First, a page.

611.60H31/3–2949: Telegram

The Secretary of State to the Embassy in Yugoslavia


163. Re Embtel 332 Mar 29,1 it is neither possible nor desirable to indicate to Yugo Gov any list of goods which it will or will not be possible for them to acquire in US. As Emb aware decisions under NSC 18/2 will be made on individual basis and only items completely excluded at present are those related aviation. General statement in penultimate sentence Embtel is endorsed. Emb may indicate we are prepared consider explicit requests as they are made, although in some instances considerable time is necessary for making decisions and therefore specific items shld be mentioned earliest possible. Blooming mill question still under active consideration as is question Banbury mixers for tire plant. Under present circumstances aviation gasoline cannot be furnished. Filippovic has mentioned mining machinery in general terms,2 but nothing can be done about such machinery until specific requests outlined.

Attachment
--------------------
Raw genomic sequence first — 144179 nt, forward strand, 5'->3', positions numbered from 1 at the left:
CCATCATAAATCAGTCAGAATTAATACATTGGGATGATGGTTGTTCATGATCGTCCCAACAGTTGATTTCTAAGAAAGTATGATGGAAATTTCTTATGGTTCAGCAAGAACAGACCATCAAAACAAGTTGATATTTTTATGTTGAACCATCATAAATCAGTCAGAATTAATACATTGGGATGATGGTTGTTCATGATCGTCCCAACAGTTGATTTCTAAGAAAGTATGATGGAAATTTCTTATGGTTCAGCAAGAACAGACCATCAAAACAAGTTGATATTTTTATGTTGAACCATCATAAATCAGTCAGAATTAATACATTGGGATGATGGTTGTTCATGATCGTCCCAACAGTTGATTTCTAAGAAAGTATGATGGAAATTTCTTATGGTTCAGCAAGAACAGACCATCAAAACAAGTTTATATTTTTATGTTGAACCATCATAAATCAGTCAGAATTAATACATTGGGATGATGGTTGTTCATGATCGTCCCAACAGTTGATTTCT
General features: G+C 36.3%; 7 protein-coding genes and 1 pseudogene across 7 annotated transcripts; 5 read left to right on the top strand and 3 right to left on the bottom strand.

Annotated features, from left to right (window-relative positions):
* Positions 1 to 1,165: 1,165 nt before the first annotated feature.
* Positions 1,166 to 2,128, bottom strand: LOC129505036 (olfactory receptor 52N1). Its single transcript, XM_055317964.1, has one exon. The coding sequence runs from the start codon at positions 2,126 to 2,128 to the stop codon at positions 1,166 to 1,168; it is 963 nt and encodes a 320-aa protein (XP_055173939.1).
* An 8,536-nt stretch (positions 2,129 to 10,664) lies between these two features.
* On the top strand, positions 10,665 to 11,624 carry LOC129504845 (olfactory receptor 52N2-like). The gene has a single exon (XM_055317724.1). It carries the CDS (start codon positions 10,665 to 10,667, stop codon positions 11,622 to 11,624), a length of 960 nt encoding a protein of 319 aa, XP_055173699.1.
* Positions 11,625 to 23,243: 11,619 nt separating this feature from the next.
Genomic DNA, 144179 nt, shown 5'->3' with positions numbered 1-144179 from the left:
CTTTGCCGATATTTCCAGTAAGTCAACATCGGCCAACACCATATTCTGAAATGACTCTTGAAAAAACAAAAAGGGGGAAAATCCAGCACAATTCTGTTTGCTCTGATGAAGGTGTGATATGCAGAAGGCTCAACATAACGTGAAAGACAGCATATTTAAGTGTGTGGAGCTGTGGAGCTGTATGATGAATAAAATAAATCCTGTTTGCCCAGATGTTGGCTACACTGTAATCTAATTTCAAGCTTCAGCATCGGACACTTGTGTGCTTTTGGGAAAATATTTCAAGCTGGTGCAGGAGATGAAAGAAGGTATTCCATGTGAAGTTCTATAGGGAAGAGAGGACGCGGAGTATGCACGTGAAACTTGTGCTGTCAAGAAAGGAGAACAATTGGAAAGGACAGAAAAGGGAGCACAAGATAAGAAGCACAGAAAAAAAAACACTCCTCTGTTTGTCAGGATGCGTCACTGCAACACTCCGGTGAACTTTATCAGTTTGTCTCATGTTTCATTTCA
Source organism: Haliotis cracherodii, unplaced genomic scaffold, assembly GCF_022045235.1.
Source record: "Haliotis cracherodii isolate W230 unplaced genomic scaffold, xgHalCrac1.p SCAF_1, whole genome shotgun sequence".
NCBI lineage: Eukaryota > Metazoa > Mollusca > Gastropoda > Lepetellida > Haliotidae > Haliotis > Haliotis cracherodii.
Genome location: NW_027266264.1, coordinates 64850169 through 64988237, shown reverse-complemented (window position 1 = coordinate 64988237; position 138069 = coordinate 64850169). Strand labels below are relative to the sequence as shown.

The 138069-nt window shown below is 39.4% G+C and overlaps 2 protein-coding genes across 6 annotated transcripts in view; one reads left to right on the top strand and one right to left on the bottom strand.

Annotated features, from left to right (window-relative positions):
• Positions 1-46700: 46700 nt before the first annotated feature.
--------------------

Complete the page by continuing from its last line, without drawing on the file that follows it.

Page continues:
Dept is of opinion Emb shld reemphasize to Yugo Gov importance early specific and detailed advice on Gov to Gov basis of items desired from US. Shld also point out there will be instances in which licenses will be denied but that in opinion US Gov substantial trade is possible and desirable and there shld be no embarrassment or reluctance on [Page 880] part Yugo Gov in discussing confidentially its specific requirements for goods from US, which will be reviewed carefully and sympathetically in light prevailing circumstances. In this connection, you might mention to Yugos that we have recently approved licenses for 10 oil well drilling rigs, 5 mobile machine shops, and nearly $7 million of other items.

  1. Not printed; it reported on a long conversation that morning between Yugoslav Vice Minister for Foreign Trade Stanislav Kopčok and officers of the Embassy. Kopčok cautiously but unmistakably indicated earnest Yugoslav desire for continued and permanent expansion of trade with the U.S., but he also voiced Yugoslav concern over the treatment accorded Yugoslav export license applications (660H.119/3–2949).
  2. Milenko Filipović, newly appointed Minister-Economic Counselor of the Yugoslav Embassy in Washington, held a conversation with officers of the Department of State on March 22 regarding a Yugoslav desire to purchase mining machinery in the U.S. provided a loan for this purpose could be obtained from the International Bank for Reconstruction and Development. Bernard Connelly’s memorandum of this conversation is not printed (860H.51/3–2249).